Each morning I wake up at 4am, pour myself a strong cup of tea then take a seat at my desk. My wife is still asleep along with the rest of the world and for two hours I will be alone and undisturbed. This precious writing time has been set aside with the aim of adding a couple of thousand words to my next novel. But wait, I haven’t checked my social media accounts! There may be messages and unread posts waiting. Opening Facebook, I diligently post my replies and comments.
What’s this? A new Cyberpunk novel? Sounds amazing! I immediately open Amazon to purchase a copy. The recommendations at the bottom catch my eye and tab after tab is now open as I browse through, deciding what to add to my reading list. Second by second the clock counts down until my alarm sounds. Time to get ready for work. Already? I think grumpily as I look at my manuscript. Today’s word count, zero. Frustration and self-loathing take over as I lament my lost time, vowing to make up for it tomorrow.
Sound familiar? Then you too may have fallen victim to that killer of dreams, procrastination.
Don’t worry, you’re not alone. In fact throughout history there have been many notable figures famous for all manner of incredible achievements, who suffered from the same affliction. Great authors such as Victor Hugo and Franz Kafka, as well as genius Leonardo da Vinci were all well known procrastinators.
The good news is that all of these people managed to achieve great things by either overcoming procrastination or making changes to how they approached their work. Simple changes helped them to remain productive and the same can work for you!
Before we can put any changes in place, we must first understand the cause. While there are undoubtedly a range of external and internal factors which lead to procrastination, here are five of the big ones and how to combat them:
Procrastination and ‘Writer’s Block’
Whether ‘writer’s block’ exists is a commonly debated question, but whether you believe in it or not, reaching a point where you’ve run out of ideas, are unsure how your story will continue or feel that your muse has abandoned you, often leads to procrastination. Instead of turning to an easier or more pleasurable activity, it is more productive to figure out and address the problem halting your progress. This could be anything from inadequate plotting to lack of interest in your current project. By addressing this issue, you eliminate your reason to procrastinate.
Procrastination and Taking on Too Much
At one time or another we have all taken on too much, being overly ambitious without considering our available time or the magnitude of each undertaking. At these times it becomes easy to feel overwhelmed, not knowing where to begin. Breaking down tasks into manageable chunks can make things less intimidating, more efficient and help to prevent procrastination.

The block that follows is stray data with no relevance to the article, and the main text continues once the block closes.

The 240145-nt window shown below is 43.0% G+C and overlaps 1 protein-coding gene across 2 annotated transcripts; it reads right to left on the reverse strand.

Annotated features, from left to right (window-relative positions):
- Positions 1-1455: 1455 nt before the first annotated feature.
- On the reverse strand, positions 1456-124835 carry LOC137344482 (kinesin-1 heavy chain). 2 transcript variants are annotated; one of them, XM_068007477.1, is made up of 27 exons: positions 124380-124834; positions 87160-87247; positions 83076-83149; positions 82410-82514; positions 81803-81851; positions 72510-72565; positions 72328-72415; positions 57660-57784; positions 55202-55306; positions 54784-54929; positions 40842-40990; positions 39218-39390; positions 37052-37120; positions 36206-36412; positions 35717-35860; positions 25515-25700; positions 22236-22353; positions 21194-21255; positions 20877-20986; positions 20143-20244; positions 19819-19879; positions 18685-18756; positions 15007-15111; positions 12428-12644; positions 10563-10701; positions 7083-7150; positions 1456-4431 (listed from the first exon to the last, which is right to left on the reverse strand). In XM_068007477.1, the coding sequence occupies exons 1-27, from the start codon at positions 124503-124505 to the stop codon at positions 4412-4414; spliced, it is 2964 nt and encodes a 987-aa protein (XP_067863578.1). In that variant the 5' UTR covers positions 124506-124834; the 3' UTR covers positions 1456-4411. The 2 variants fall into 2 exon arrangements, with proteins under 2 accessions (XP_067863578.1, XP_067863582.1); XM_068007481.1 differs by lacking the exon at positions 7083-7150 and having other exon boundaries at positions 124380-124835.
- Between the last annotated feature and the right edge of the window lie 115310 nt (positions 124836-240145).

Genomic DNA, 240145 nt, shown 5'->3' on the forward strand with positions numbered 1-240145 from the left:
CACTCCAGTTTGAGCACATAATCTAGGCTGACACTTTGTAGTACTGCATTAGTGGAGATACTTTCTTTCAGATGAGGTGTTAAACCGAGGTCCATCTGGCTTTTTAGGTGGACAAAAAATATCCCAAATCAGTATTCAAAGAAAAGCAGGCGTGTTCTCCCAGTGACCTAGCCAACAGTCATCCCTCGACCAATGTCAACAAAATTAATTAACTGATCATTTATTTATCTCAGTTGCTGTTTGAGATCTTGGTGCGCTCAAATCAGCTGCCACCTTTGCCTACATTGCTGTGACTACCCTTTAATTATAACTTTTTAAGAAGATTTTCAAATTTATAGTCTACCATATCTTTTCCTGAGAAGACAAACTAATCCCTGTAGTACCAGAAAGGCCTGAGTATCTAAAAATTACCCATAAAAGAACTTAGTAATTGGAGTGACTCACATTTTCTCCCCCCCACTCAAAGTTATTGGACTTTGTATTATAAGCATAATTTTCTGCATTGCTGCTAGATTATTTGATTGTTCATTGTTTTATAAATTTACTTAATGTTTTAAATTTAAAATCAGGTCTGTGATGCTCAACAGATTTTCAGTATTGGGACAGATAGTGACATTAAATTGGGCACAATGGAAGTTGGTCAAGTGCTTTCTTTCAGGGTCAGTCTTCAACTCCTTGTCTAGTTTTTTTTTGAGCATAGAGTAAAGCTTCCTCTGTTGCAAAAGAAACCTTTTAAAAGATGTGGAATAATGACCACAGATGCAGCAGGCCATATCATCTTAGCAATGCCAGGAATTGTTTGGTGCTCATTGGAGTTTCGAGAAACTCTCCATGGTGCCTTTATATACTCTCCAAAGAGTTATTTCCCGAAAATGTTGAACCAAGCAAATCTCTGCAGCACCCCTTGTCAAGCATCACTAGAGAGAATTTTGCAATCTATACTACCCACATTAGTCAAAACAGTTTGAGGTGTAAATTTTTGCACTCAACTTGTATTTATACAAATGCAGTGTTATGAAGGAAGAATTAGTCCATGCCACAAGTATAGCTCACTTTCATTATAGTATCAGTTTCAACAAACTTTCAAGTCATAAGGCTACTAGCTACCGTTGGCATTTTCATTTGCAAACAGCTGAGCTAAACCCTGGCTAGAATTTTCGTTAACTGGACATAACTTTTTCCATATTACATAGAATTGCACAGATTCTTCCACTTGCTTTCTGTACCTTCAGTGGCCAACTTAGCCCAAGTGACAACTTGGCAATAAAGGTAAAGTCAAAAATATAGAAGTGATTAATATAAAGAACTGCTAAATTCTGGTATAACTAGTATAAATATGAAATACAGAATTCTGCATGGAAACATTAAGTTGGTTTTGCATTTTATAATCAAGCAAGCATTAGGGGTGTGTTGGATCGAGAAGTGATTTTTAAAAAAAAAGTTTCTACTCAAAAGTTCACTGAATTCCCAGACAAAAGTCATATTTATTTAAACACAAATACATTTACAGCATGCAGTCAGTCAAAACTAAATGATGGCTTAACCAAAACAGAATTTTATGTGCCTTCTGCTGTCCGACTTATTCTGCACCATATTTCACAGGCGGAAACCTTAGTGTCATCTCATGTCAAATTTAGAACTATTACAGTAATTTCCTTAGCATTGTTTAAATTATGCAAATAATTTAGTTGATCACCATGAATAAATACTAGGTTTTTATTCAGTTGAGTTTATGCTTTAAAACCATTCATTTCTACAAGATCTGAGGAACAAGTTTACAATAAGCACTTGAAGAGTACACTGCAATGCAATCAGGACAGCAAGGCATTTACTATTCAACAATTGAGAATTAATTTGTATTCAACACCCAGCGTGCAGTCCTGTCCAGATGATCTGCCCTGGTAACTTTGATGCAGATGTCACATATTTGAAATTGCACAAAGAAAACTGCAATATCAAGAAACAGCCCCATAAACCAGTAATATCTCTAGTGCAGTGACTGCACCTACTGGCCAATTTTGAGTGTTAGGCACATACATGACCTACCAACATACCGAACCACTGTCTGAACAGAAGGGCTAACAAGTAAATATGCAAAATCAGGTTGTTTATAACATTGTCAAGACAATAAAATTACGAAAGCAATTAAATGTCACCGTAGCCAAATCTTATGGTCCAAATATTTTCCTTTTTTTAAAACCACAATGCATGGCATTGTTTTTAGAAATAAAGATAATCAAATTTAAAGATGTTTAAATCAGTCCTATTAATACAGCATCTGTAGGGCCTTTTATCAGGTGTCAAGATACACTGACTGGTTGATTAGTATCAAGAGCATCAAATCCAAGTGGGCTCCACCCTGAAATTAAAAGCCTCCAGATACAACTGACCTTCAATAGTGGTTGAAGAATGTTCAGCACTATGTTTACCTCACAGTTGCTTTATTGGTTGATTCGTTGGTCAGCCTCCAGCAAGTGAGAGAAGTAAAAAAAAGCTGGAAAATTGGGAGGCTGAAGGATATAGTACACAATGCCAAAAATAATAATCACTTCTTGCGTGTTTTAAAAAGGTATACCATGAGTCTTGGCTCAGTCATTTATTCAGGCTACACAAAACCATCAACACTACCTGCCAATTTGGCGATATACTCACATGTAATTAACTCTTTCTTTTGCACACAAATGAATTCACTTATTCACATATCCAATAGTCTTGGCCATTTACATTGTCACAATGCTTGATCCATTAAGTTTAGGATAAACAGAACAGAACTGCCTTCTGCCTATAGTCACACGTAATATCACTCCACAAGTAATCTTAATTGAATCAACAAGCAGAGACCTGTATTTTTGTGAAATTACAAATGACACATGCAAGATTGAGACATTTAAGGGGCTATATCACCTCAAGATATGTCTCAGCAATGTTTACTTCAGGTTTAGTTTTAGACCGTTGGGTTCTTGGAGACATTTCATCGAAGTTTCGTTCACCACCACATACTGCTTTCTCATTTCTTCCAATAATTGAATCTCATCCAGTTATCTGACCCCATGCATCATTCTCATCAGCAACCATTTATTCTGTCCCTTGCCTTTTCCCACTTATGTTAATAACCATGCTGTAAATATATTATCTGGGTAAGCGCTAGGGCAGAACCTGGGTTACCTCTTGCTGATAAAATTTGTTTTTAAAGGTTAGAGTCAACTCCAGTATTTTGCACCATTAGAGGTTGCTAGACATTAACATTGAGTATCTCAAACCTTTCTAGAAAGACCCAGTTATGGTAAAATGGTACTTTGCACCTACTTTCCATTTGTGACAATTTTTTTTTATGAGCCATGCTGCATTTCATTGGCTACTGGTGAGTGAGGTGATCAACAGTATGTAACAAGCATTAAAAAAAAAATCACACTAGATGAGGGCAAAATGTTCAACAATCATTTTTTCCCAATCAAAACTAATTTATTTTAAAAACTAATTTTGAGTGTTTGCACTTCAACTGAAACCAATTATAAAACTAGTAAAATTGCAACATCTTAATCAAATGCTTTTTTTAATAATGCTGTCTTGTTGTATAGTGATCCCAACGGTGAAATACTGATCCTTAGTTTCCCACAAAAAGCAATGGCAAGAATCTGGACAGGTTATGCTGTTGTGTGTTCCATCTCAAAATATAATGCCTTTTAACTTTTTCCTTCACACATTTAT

Procrastination and Distractions
Are your pets or kids running around noisily as you try to create that perfect sentence? Maybe your friend called to invite you to your favourite coffee shop after reaching just 100 words. I am a firm believer that every writer should have a dedicated space used only for work, where distractions are minimal (No Entry, author at work!) and where interruptions should not occur (turn that phone off!). Distractions naturally detract from the task at hand and can quickly lead us into a forest of temptation and a gingerbread house of procrastination! Always take preventative measures to minimise these interruptions.
Procrastination and Fear of Failure
Good writing often draws on the author’s personal experiences and emotions. By the end it can feel like a part of you has been put into your work and publishing means putting yourself out there for scrutiny and criticism. The fear of potentially negative reviews and feedback can be overwhelming and many find it easier to delay the inevitable through procrastination. Remember that as a writer you are creating something for other people and as with everything in life, you can’t please everyone. Even if your writing is outstanding, you will receive both positive and negative responses. There is no avoiding it – it’s part of the job! Remind yourself why you originally decided to write your story and focus on creating something that you feel proud of
Sometimes writers do not realise that they are actually procrastinating with the justification that the activity is beneficial. Examples may include organising your work space to be more efficient or reading posts and articles related to writing. These activities may indeed be beneficial, but they aren’t the activity you allocated time to. Save them for later and concentrate on writing. Only stop to perform tasks directly related to what you are working on.
When procrastination strikes, there is an almost endless number of ways to escape from working, but remember, in the end the sole requirement of being a writer, is to write and no one can do that for you! So what are you waiting for?
Written by Bobby Fisher